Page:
Mantra Meditation

"Bijakshara (seed-letter) is the supreme Bindu (point/center). Nada (spiritual sound) is above it. When that Nada ceases along with the letter, the Nada-less is the supreme state"
- Dhyana Bindu Upanishad

Mantra meditation is the basis of arguably the most well-known form of meditation in the West, Transcendental Meditation (TM).

Mantra comes from ancient Sanskrit and can be literally translated as 'instrument of thought.'

The most basic mantra is Om (Aum), which in Hinduism is known to be the source of all mantras.

Om is believed to be the primordial or the 'first' sound of the universe generated by the cosmic vibration that resulted in all creation (think Big Bang). The Bible also says...the beginning came from the word.

Just like our thoughts, words are a form of energy, which is quite evident in their palpable frequency and vibrations. Words carry within them the seeds of creation and are a powerful force for bringing into existence that which only exists in the ethereal plane.

What is a mantra?

A mantra is a word or phrase whose recital raises the level of consciousness by bringing about greater awareness. It opens the doorway to a deeper understanding of the self and of the laws of nature.

Buddhists use the recitation of verses as a way of cultivating an awareness of the qualities of the Buddha. Followers of the 13th century Japanese Buddhist monk, Nichiren Daishonin, chant Nam Myōhō Renge Kyō (Lotus Sutra) as the exclusive means to attain enlightenment.

It is understood that through mantra repetition, the practitioner attains unity with the chosen deity or principal idea of the mantra. The vibrations and sounds of the mantra awaken the spiritual life force and
stimulate the chakras of the practitioner.

What mantra to use?

Any verse from the holy texts like the Bible, Quran, Adi Granth, Vedas, Upanishads, Yoga Sutra and others is considered powerful enough to be repeated to great effect, and can be used for mantra meditation.

A few examples are listed below:

  • Ma-ra-na-tha
    The word Maranatha is the final instruction of St. Paul's teachings to the Corinthians. It is also St. John's final instruction in the Book of Revelations. Thus, the last word, the final teaching of the entire Christian Bible is "Maranatha," which is Aramaic for "Come Lord"
  • Allah Hu
    It is the traditional Sufi chant meaning "God is"
  • Asato mā sad gamaya,
    Tamaso mā jyotir gamaya,
    mṛtyor mā amṛtaṁ gamaya
    Oṁ śānti śānti śāntiḥ

    From ignorance, lead me to truth;
    From darkness, lead me to light;
    From death, lead me to immortality
    Om peace, peace, peace
  • Sarve bhavantu sukhinaḥ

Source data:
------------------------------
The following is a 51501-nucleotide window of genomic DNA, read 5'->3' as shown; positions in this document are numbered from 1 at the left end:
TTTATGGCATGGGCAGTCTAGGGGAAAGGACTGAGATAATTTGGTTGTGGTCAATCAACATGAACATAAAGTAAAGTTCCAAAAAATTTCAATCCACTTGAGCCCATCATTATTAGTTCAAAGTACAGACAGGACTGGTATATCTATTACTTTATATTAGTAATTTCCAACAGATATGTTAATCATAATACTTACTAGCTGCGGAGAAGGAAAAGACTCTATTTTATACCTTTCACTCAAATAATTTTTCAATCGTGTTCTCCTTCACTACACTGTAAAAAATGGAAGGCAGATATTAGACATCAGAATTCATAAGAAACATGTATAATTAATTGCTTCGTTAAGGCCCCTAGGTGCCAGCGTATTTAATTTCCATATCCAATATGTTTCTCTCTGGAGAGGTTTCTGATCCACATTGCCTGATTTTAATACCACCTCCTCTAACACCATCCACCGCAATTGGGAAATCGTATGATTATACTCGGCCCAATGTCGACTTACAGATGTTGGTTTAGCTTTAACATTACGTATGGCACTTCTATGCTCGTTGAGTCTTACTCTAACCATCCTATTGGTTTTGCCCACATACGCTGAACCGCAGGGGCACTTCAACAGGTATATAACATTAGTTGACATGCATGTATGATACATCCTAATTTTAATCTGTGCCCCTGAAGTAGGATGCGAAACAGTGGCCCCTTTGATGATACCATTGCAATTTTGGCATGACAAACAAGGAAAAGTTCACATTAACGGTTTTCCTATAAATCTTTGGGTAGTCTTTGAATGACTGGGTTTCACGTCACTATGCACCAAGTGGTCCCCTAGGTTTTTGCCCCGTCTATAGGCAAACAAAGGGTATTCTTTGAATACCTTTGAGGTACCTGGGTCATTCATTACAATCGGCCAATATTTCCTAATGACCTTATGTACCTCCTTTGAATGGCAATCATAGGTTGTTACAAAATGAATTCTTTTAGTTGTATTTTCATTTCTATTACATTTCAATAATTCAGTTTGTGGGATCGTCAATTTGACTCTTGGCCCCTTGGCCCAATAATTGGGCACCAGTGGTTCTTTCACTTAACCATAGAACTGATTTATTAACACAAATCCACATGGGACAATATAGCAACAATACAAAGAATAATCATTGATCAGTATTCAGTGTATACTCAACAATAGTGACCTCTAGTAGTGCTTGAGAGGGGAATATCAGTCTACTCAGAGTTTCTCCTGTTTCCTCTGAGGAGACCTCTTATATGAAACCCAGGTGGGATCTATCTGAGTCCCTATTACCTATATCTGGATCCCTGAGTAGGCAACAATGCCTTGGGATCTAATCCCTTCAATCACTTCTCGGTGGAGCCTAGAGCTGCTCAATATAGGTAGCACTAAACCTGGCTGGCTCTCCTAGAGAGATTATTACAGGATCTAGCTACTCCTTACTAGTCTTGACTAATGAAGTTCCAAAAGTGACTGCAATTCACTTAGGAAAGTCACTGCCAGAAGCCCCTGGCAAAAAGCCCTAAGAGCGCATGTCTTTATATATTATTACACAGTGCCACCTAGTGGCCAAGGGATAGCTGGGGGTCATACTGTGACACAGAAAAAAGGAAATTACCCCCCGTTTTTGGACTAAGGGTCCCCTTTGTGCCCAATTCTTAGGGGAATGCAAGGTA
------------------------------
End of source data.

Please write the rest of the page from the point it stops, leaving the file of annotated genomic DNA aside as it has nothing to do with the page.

Sarve santu nirāmayāḥ
    Sarve bhadrāṇi paśyantu
    Mā kaścit duḥkha bhāgbhavet

    May all be happy. May all be healthy.
    May we all experience what is good, and let no one suffer
  • Om mani padme hum
    There are various interpretations of this Buddhist mantra, but according to the XIV Dalia Lama, it means "in dependence on the practice of a path, which is an indivisible union of method and wisdom, you can transform your impure body, speech, and mind into the pure exalted body, speech, and mind of a Buddha"
  • Ek Om Kar, Sat Nam, Karta Purkh, Nirbhao, Nirvair, Akaal moort, Ajuni, Sai Bhang, Gur Prasad
    Sikhism's mool mantra translates into One God, the true name, the creator, without fear, without hatred, timeless, self-existent, made known by the Guru

The word or phrase used for doing mantra meditation need not have a deeper meaning or be significant in any way.

Practitioners of transcendental meditation use monosyllables like ing, im, aing, aim, shring, shrim, shiam and shiama to do meditation.

Every person born in this world has a unique sound associated with them. This beej (seed) mantra is derived from the sound of each individual's nakshatra-pada.

Knowledge of the nakshatra-pada allows one to create a mantra unique to the individual and one that is in harmony with the universal forces.

Your can find your own personal beej mantra on the primordial sound meditation page.

How to do mantra meditation?

Once you have decided upon the mantra to use for your meditation, begin your session with:

  • observing a minute of silence with closed eyes
  • start chanting the mantra gently for 10-15 minutes
  • finish by sitting still for a couple of minutes with no chanting toward the end

It is recommended to do mantra meditation for 15-20 minutes twice a day.

You can complement your mantra meditation practice with visualization meditation, object focused meditation, walking meditation or body scanning meditation.

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